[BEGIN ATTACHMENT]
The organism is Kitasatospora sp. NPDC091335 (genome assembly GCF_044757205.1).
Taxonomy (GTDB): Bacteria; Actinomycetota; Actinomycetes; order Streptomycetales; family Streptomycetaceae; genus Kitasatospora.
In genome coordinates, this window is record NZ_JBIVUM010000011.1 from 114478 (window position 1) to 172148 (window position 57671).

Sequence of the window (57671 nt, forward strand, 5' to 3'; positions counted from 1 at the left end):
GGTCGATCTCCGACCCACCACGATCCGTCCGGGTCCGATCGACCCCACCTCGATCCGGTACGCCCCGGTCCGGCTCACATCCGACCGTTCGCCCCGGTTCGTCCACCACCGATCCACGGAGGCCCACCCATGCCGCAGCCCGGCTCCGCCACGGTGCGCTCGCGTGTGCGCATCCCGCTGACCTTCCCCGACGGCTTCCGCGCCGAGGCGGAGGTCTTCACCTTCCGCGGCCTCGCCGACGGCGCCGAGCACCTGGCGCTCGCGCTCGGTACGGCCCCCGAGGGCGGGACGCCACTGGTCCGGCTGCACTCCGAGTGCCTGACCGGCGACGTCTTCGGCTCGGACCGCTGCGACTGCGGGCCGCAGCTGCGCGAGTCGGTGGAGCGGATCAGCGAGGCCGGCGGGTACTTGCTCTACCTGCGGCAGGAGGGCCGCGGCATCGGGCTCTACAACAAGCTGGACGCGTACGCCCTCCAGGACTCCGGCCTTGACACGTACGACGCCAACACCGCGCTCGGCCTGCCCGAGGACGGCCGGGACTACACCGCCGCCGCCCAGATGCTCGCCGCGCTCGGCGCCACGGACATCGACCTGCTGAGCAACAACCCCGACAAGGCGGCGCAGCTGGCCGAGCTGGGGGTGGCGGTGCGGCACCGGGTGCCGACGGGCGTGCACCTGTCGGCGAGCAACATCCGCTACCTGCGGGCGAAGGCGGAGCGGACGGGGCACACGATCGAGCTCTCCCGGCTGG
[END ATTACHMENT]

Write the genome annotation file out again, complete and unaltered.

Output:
The organism is Kitasatospora sp. NPDC091335 (genome assembly GCF_044757205.1).
Taxonomy (GTDB): Bacteria; Actinomycetota; Actinomycetes; order Streptomycetales; family Streptomycetaceae; genus Kitasatospora.
In genome coordinates, this window is record NZ_JBIVUM010000011.1 from 114478 (window position 1) to 172148 (window position 57671).

Sequence of the window (57671 nt, forward strand, 5' to 3'; positions counted from 1 at the left end):
GGTCGATCTCCGACCCACCACGATCCGTCCGGGTCCGATCGACCCCACCTCGATCCGGTACGCCCCGGTCCGGCTCACATCCGACCGTTCGCCCCGGTTCGTCCACCACCGATCCACGGAGGCCCACCCATGCCGCAGCCCGGCTCCGCCACGGTGCGCTCGCGTGTGCGCATCCCGCTGACCTTCCCCGACGGCTTCCGCGCCGAGGCGGAGGTCTTCACCTTCCGCGGCCTCGCCGACGGCGCCGAGCACCTGGCGCTCGCGCTCGGTACGGCCCCCGAGGGCGGGACGCCACTGGTCCGGCTGCACTCCGAGTGCCTGACCGGCGACGTCTTCGGCTCGGACCGCTGCGACTGCGGGCCGCAGCTGCGCGAGTCGGTGGAGCGGATCAGCGAGGCCGGCGGGTACTTGCTCTACCTGCGGCAGGAGGGCCGCGGCATCGGGCTCTACAACAAGCTGGACGCGTACGCCCTCCAGGACTCCGGCCTTGACACGTACGACGCCAACACCGCGCTCGGCCTGCCCGAGGACGGCCGGGACTACACCGCCGCCGCCCAGATGCTCGCCGCGCTCGGCGCCACGGACATCGACCTGCTGAGCAACAACCCCGACAAGGCGGCGCAGCTGGCCGAGCTGGGGGTGGCGGTGCGGCACCGGGTGCCGACGGGCGTGCACCTGTCGGCGAGCAACATCCGCTACCTGCGGGCGAAGGCGGAGCGGACGGGGCACACGATCGAGCTCTCCCGGCTGG